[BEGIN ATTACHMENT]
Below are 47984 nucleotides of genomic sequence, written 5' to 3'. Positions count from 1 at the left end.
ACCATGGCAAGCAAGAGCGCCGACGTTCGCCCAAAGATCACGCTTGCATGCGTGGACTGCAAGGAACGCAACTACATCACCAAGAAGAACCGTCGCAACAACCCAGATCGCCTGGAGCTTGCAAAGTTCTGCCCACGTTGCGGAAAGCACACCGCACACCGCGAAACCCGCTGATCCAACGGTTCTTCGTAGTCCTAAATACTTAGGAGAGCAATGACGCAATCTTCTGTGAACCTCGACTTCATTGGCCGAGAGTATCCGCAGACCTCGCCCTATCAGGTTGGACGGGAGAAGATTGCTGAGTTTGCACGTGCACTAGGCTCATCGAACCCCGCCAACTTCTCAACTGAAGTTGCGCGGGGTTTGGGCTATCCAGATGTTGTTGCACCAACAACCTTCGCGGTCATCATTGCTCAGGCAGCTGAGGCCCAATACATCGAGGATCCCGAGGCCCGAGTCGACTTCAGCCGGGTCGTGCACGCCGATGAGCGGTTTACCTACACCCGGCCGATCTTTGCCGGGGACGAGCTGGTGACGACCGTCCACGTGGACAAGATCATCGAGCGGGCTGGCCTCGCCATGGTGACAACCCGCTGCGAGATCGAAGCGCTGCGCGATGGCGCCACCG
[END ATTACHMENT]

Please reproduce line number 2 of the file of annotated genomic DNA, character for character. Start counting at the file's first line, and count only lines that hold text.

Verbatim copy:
ACCATGGCAAGCAAGAGCGCCGACGTTCGCCCAAAGATCACGCTTGCATGCGTGGACTGCAAGGAACGCAACTACATCACCAAGAAGAACCGTCGCAACAACCCAGATCGCCTGGAGCTTGCAAAGTTCTGCCCACGTTGCGGAAAGCACACCGCACACCGCGAAACCCGCTGATCCAACGGTTCTTCGTAGTCCTAAATACTTAGGAGAGCAATGACGCAATCTTCTGTGAACCTCGACTTCATTGGCCGAGAGTATCCGCAGACCTCGCCCTATCAGGTTGGACGGGAGAAGATTGCTGAGTTTGCACGTGCACTAGGCTCATCGAACCCCGCCAACTTCTCAACTGAAGTTGCGCGGGGTTTGGGCTATCCAGATGTTGTTGCACCAACAACCTTCGCGGTCATCATTGCTCAGGCAGCTGAGGCCCAATACATCGAGGATCCCGAGGCCCGAGTCGACTTCAGCCGGGTCGTGCACGCCGATGAGCGGTTTACCTACACCCGGCCGATCTTTGCCGGGGACGAGCTGGTGACGACCGTCCACGTGGACAAGATCATCGAGCGGGCTGGCCTCGCCATGGTGACAACCCGCTGCGAGATCGAAGCGCTGCGCGATGGCGCCACCG